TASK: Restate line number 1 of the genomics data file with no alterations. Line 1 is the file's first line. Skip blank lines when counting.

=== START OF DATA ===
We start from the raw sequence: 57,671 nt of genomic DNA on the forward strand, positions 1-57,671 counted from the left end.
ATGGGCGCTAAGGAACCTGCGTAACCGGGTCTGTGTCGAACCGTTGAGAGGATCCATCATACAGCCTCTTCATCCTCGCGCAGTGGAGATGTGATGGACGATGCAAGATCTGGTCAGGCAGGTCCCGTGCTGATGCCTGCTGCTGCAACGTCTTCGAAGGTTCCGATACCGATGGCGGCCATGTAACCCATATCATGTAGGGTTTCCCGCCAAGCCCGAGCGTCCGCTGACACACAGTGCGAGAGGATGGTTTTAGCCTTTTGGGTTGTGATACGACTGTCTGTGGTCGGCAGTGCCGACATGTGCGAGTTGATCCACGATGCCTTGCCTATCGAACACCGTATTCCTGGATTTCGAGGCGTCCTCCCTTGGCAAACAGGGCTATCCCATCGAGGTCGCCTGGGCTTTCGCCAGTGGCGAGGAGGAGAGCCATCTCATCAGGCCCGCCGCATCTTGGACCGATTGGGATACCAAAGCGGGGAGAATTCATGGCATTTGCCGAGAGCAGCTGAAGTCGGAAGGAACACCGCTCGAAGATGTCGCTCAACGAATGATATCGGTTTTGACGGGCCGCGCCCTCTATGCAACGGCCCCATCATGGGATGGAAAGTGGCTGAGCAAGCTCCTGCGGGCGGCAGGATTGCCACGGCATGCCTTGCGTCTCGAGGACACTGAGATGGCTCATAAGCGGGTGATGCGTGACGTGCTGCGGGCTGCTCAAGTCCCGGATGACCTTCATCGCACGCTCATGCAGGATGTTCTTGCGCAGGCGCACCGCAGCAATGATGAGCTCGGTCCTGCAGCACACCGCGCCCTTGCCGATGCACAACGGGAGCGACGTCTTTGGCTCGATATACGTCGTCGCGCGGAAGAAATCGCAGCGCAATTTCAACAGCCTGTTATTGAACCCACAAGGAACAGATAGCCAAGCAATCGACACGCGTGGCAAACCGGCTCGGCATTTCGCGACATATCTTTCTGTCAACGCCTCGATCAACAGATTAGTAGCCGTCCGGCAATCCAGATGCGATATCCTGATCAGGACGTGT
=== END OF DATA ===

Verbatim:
We start from the raw sequence: 57,671 nt of genomic DNA on the forward strand, positions 1-57,671 counted from the left end.